The upper limits on the amounts of components C and D are not critical. However, physical properties may become adversely affected as amounts increase. In general, the upper amount employed for any one component will usually be about 12 percent by weight based on weight polyethylene terephthalate, while the lower limit will be about 1 percent. For the preferred component (C) salts of ethylene/methacrylic acid copolymer the upper limit on the amount present will be about 12 percent by weight based on weight of polyethylene terephthalate while the lower limit will be about 0.5 percent, but preferably an amount within the range of 2-7 percent will be used.
In addition to the components discussed hereinabove, the compositions of this invention may contain additives commonly employed with polyester resins, such as colorants, mold release agents, antiixidants, ultraviolet light stabilizers, flame retardants and the like. Additives which improve physical properties, such as tensile strength and elongation can also be employed; such additives include epoxy compounds (e.g., an epoxy compound formed from bisphenol-A and epichlorohydrin present in amounts of from 0.1-1.5 percent by weight based on weight of composition.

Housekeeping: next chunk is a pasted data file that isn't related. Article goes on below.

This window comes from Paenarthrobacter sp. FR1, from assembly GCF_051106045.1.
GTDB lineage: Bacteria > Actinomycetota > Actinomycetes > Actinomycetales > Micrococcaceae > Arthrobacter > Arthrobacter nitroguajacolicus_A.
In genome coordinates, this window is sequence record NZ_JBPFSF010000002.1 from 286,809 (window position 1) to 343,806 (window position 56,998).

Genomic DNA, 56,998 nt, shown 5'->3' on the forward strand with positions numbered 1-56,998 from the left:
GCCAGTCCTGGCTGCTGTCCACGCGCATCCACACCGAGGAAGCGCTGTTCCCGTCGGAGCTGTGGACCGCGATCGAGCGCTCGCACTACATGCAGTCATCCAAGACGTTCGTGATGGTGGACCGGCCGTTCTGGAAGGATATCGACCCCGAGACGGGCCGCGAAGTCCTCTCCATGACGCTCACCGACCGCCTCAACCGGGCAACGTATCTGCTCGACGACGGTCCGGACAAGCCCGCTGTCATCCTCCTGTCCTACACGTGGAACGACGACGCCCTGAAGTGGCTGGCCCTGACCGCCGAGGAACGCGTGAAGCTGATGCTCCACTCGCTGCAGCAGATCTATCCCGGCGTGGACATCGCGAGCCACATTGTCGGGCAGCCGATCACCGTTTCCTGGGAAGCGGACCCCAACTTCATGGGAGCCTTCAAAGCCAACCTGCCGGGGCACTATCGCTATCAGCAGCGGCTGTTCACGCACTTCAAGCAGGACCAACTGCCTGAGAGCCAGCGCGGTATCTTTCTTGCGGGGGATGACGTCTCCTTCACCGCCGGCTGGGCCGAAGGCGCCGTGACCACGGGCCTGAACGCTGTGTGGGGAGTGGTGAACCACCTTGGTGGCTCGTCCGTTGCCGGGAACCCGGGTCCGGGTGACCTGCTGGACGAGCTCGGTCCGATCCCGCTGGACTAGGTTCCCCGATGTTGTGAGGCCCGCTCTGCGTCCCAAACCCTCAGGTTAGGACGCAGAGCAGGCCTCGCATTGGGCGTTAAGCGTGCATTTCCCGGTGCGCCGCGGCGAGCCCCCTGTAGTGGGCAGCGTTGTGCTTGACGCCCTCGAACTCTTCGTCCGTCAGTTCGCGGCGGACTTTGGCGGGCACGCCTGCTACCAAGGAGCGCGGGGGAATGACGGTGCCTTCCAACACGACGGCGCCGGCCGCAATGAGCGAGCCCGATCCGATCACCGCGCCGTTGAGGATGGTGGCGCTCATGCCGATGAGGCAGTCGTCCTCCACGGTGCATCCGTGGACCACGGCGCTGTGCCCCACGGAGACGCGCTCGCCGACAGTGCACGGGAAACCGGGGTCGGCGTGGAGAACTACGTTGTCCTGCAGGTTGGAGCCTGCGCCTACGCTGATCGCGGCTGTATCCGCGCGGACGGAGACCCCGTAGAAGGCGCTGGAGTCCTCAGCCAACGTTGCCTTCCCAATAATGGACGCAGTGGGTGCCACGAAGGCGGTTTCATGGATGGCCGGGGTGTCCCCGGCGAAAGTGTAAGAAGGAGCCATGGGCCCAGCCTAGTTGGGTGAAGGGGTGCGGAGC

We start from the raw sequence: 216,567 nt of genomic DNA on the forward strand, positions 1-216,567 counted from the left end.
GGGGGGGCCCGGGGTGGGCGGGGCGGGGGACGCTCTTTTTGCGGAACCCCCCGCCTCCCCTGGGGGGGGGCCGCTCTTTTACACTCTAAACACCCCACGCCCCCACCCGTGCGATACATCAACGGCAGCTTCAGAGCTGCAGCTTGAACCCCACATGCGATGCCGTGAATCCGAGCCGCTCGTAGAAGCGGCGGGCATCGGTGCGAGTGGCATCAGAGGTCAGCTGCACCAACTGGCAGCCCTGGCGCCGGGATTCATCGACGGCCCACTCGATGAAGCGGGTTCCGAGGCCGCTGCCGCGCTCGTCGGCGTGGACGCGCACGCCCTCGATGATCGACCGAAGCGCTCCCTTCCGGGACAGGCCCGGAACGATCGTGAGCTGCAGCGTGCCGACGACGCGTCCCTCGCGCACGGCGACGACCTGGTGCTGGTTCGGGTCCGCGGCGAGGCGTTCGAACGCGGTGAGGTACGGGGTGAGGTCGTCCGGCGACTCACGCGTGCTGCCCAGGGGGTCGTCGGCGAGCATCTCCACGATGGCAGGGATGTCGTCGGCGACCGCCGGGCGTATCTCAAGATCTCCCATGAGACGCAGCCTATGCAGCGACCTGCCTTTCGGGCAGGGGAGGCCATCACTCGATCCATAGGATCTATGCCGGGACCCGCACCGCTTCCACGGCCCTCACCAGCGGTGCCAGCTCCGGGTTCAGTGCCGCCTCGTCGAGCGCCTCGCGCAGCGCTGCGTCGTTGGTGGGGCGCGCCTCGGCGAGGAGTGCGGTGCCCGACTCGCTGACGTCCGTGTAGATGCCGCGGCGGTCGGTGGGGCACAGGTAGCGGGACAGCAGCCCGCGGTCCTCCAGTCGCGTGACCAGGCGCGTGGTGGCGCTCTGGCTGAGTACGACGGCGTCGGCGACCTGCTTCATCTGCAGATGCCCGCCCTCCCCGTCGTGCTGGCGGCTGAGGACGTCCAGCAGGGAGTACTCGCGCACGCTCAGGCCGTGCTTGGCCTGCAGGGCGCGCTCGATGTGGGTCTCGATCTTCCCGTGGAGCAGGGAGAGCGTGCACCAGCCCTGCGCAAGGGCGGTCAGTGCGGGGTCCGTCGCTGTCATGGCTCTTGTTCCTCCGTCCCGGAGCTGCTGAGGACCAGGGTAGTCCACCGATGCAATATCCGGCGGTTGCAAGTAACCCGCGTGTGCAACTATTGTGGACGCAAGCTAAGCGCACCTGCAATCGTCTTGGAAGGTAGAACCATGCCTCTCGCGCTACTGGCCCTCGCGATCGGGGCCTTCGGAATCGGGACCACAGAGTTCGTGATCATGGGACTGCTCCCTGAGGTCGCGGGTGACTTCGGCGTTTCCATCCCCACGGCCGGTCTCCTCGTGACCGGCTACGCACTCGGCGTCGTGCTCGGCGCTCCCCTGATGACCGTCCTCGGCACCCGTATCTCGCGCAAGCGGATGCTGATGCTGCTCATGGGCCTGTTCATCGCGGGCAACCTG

The compositions of this invention are prepared by blending the components together by any convenient means. Neither temperature nor pressure are critical. For example, the polyethylene terephthalate can be mixed dry in any suitable blender or tumbler with components B, C and D and the mixture melt-extruded. The extrudate can be chopped and mixed with reinforcing agent and then this mixture melt extruded. More conveniently, all the components can be mixed dry in any suitable blender or tumbler and the mixture then melt extruded.
The following Examples describe the best mode of carrying out the invention. The ΔHH /ΔHc ratio and the Tpk were determined as described above. The gloss of molded sample was measured with a Gardner Multi Angle Gloss (Model GG-9095) set at a selected degree angle set forth in the Examples.
Dry polyethylene terephthalate (PET) having an inherent viscosity of about 0.6 was mixed manually with 25% (based on total weight) of OCF 277B glass fiber, 5.7% (based on weight of PET) ethylene/methacrylic acid copolymer (85/15 by weight) which had been 60 percent neutralized with sodium (which is component C herein) and with 5.7% (based on weight of PET) triethylene glycol caprate-caprylate (which is component D herein), 0.6% (based on total weight) of the product of bisphenol A and epichlorohydrin, and 0.3% (based on total weight) of a phenolic antioxidant. Component C provided a ΔHH /ΔHc of 0.16 and Component D provided a Tpk of 15.4° C. lower than the Tpk of a mixture the other ingredients.